I give ‘Guns’ credit. It’s pretty straightforward stuff, but it is also pretty unique. There’s some good twists and turns along the way in a story that doesn’t seem too familiar. I especially liked the twist about an hour into the movie as the gang makes a heroic decision. The ending itself could have been a whopper of a downer if Carlson wanted…but it’s 1954 America, not 1968 Italy in a spaghetti western. Still, it’s an excellent, generally little-known western. Well worth tracking down.

Four Guns to the Border (1954): ***/****

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Apache Uprising (1965)

220px-apache_uprising_posterIs the name A.C. Lyles familiar, western fans? It might ring a bell if you watch enough of the genre. A producer who dealt with typically low budget B-westerns, Lyle isn’t exactly a household name. Some of those efforts — there’s 12 by my count — are pretty decent, like 1965’s Black Spurs, and then…well there’s the not so good efforts, like 1965’s Apache Uprising.

Riding to the town of Lordsburg, drifter Jim Walker (Rory Calhoun) and frontiersman Bill Gibson (Arthur Hunnicutt) barely make it out of a gun battle with Apache warriors. They join up with a cavalry patrol in the area and make it to Lordsburg with the news of the Apache uprising. No one quite believes them, leaving the duo high and dry. They find themselves on an outgoing stagecoach headed for Apache Wells. If Apache warriors are on the warpath, they will no doubt run into some trouble along the way. Jim, Bill and Co. can’t know what’s coming though as a gentlemanly gambler, Vance Buckner (John Russell), intends to rob the stage of its hidden, important treasure.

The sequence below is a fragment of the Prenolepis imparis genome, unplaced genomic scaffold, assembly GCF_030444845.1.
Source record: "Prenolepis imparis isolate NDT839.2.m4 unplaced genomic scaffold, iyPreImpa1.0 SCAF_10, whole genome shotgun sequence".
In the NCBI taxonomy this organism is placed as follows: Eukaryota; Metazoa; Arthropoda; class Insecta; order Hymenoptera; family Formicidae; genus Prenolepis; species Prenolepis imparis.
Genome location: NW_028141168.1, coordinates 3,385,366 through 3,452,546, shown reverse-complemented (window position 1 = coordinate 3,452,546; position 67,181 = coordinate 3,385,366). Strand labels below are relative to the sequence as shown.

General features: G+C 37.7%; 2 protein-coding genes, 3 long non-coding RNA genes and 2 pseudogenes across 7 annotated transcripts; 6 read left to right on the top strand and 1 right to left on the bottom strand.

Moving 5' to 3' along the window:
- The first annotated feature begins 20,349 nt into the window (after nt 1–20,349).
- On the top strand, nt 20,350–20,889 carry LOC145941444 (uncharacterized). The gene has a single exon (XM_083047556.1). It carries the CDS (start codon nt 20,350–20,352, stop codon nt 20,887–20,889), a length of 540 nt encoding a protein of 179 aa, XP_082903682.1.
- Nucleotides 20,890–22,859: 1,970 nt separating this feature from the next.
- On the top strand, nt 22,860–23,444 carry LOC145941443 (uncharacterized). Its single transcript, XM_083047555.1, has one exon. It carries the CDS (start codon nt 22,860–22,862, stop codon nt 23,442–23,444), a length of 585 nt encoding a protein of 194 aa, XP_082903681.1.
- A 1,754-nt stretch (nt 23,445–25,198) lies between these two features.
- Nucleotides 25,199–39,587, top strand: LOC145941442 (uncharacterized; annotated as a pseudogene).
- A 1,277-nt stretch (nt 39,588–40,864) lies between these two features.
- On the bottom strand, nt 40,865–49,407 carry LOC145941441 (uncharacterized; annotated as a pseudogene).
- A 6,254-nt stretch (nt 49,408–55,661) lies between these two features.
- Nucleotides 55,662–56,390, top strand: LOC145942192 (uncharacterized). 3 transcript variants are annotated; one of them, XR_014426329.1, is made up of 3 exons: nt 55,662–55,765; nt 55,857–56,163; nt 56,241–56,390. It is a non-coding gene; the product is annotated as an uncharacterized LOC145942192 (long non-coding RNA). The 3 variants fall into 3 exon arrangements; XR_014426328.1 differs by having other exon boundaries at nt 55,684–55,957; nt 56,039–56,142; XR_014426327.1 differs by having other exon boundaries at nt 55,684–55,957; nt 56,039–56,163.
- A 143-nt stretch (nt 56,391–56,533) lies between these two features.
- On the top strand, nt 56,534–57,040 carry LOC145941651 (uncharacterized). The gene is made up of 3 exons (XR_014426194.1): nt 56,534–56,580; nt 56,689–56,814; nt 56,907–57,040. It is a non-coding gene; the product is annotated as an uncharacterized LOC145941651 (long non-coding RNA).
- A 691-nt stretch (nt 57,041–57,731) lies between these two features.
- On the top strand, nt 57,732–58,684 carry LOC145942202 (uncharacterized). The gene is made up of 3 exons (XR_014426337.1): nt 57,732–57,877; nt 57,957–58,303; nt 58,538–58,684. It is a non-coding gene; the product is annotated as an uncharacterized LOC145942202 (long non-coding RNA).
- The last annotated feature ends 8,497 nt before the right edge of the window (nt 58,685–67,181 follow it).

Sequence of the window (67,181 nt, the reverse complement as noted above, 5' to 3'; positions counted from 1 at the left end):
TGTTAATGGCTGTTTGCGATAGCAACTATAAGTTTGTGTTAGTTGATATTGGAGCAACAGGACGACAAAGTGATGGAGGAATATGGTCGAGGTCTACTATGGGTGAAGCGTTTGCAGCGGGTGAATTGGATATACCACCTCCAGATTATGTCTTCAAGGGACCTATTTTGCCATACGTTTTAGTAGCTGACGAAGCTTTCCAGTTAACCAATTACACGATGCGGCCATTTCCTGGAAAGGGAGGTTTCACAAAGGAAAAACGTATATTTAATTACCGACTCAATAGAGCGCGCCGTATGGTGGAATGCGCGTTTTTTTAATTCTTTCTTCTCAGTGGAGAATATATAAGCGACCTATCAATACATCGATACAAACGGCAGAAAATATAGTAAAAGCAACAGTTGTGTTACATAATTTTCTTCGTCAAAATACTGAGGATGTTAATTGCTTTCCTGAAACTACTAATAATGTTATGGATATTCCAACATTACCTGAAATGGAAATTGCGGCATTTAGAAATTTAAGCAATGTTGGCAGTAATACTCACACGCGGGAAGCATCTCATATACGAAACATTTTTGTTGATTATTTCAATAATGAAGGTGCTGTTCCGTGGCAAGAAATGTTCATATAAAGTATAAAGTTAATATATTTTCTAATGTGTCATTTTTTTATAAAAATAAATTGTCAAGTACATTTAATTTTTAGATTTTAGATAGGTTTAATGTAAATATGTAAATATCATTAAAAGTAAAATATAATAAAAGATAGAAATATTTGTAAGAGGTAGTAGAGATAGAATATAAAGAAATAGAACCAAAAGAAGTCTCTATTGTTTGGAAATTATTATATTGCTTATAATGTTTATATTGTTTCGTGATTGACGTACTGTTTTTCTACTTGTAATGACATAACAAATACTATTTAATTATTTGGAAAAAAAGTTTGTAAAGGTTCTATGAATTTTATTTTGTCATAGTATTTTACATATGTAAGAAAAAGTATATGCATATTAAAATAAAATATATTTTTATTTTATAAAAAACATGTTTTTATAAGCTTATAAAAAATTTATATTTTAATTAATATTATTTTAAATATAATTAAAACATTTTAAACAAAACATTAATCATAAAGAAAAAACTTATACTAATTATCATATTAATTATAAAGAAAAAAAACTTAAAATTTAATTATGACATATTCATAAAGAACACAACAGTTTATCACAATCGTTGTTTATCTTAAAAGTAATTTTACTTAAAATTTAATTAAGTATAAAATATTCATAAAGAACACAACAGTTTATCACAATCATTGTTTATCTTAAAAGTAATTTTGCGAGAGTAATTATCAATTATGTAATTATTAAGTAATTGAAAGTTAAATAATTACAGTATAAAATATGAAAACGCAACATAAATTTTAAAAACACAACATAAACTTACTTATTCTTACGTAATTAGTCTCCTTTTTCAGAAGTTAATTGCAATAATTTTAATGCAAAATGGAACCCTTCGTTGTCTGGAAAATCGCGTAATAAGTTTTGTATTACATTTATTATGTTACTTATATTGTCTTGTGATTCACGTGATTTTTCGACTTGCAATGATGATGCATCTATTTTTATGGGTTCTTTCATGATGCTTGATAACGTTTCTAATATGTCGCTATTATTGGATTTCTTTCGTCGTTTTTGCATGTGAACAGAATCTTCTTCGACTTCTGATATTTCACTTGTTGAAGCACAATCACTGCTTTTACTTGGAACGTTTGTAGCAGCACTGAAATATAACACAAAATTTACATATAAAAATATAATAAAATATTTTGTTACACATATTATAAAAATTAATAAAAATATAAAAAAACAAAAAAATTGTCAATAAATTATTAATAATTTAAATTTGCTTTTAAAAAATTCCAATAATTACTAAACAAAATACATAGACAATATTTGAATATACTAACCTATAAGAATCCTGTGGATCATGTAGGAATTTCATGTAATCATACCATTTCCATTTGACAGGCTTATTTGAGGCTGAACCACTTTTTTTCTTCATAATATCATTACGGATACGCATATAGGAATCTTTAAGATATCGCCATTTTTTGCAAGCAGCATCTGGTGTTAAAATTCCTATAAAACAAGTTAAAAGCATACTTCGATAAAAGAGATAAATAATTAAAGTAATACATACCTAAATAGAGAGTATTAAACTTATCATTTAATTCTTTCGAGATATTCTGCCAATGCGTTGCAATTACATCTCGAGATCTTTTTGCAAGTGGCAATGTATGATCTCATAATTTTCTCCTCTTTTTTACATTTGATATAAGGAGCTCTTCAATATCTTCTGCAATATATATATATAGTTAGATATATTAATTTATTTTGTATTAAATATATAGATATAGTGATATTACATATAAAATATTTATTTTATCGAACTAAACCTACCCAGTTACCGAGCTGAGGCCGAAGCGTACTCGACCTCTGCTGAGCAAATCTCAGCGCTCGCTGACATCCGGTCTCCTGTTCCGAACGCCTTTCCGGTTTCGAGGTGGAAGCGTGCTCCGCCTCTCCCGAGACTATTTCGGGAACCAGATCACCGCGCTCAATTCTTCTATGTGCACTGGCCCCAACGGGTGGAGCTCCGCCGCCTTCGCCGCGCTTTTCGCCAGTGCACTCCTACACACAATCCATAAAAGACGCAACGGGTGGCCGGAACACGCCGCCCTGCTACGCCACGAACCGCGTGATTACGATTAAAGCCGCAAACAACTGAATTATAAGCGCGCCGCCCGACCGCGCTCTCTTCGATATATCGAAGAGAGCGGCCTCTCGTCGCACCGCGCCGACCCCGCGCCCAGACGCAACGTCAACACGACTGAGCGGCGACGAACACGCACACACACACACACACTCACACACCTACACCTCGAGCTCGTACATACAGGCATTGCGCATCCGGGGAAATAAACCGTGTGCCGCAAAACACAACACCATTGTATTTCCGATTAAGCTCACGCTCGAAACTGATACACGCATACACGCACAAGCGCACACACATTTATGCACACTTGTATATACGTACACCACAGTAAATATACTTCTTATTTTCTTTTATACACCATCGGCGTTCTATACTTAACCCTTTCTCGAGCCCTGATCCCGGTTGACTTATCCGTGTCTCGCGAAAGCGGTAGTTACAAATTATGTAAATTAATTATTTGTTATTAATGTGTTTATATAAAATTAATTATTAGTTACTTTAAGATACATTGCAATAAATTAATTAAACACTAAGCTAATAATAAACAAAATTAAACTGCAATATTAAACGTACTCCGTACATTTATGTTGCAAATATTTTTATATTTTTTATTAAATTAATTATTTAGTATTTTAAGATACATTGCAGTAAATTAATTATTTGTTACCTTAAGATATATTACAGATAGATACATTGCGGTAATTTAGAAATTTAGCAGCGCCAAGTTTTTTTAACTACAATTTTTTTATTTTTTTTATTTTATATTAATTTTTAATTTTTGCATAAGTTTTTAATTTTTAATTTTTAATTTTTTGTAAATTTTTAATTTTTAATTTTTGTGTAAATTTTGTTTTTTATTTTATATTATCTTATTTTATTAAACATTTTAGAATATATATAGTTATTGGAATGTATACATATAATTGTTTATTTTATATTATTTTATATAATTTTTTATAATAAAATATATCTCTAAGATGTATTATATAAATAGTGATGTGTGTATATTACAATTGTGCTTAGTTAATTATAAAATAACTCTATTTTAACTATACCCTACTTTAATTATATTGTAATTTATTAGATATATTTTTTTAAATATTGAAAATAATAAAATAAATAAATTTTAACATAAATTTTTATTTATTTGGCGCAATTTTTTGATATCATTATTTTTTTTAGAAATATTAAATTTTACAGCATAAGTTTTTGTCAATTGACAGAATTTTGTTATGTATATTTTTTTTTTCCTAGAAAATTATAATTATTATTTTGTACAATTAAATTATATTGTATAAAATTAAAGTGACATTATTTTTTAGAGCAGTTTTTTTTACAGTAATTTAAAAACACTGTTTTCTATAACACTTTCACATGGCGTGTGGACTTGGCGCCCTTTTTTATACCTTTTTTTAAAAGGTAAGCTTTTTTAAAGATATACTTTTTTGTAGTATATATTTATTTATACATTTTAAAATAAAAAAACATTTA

Seems innocent enough, right? These A.C. Lyles-produced westerns used the same sets, familiar storylines (some would say copied) and the same cast members popping up in multiple movies. Nothing wrong with low budget B-movies, but this was simply not very good. At 90ish minutes, it creaks along without any real regard for the script that was supposedly out there. The high point unfortunately was actually the musical score from composer Jimmie Haskell which seems really familiar, but I can’t place from where.

Well, the cast has some fun with it. Calhoun does a part he could do with his eyes closed, a roguish anti-hero who actually isn’t such a bad guy. His partnership/friendship with Hunnicutt’s Bill, a hard-drinking frontiersman who’s lived with Indians for years, is also pretty solid in typical buddy dynamics. Russell (TV’s Lawman) is also having some fun as Vance, the duded-up gentleman gambler with a mean streak who has a plan to rob the coach. His henchmen are Star Trek’s DeForest Kelly as the unhinged gunhand, Toby Joe (a bad guy because his name is Toby Joe), and dimwitted horndog, Jesse (Gene Evans).

Also look for horror fixture Lon Chaney Jr. as another hard-drinking stagecoach driver, Corinne Calvet for a scandalous woman with a past –an overdone, monologue-driven past — who just might have feelings for Walker, Richard Arlen and Roy Jenson as cavalry troopers, and Robert H. Harris as the director of the stagecoach line who’s got a bug up his butt.

Just too disjointed to be good. Touches of countless westerns — most noticeably Stagecoach — are on display, but never in an interesting or even unique way. The story bounces from scene to scene with little to no unifying link. As for the action, what’s there is okay, but there isn’t enough. The ending limps to the finish, wrapping up a disappointing western.

Apache Uprising (1965): */****

The Treasure of Pancho Villa (1955)

trpanvilposThe western genre loves to revisit some historical eras and periods over and over. One of my favorites? The Mexican Revolution where it seems via the movies that countless American cowboys, bandits and gunfighters rode south to join the fighting. Released in 1954, Vera Cruz was ahead of its time in that portrayal of Americans involved in the fighting. Just a year later, 1955’s The Treasure of Pancho Villa tackled similar topics with a similar story. It’s not as good, but it’s still an enjoyable watch.